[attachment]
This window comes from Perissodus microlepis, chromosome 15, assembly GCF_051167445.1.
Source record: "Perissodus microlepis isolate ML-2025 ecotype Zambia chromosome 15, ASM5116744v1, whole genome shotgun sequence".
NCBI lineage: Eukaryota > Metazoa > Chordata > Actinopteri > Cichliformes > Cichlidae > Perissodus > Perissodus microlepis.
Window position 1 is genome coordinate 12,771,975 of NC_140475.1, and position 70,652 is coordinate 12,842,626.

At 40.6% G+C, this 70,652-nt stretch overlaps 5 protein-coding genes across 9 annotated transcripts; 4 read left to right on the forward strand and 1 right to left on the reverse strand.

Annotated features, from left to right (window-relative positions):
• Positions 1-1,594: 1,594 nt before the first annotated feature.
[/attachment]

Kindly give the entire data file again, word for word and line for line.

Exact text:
This window comes from Perissodus microlepis, chromosome 15, assembly GCF_051167445.1.
Source record: "Perissodus microlepis isolate ML-2025 ecotype Zambia chromosome 15, ASM5116744v1, whole genome shotgun sequence".
NCBI lineage: Eukaryota > Metazoa > Chordata > Actinopteri > Cichliformes > Cichlidae > Perissodus > Perissodus microlepis.
Window position 1 is genome coordinate 12,771,975 of NC_140475.1, and position 70,652 is coordinate 12,842,626.

At 40.6% G+C, this 70,652-nt stretch overlaps 5 protein-coding genes across 9 annotated transcripts; 4 read left to right on the forward strand and 1 right to left on the reverse strand.

Annotated features, from left to right (window-relative positions):
• Positions 1-1,594: 1,594 nt before the first annotated feature.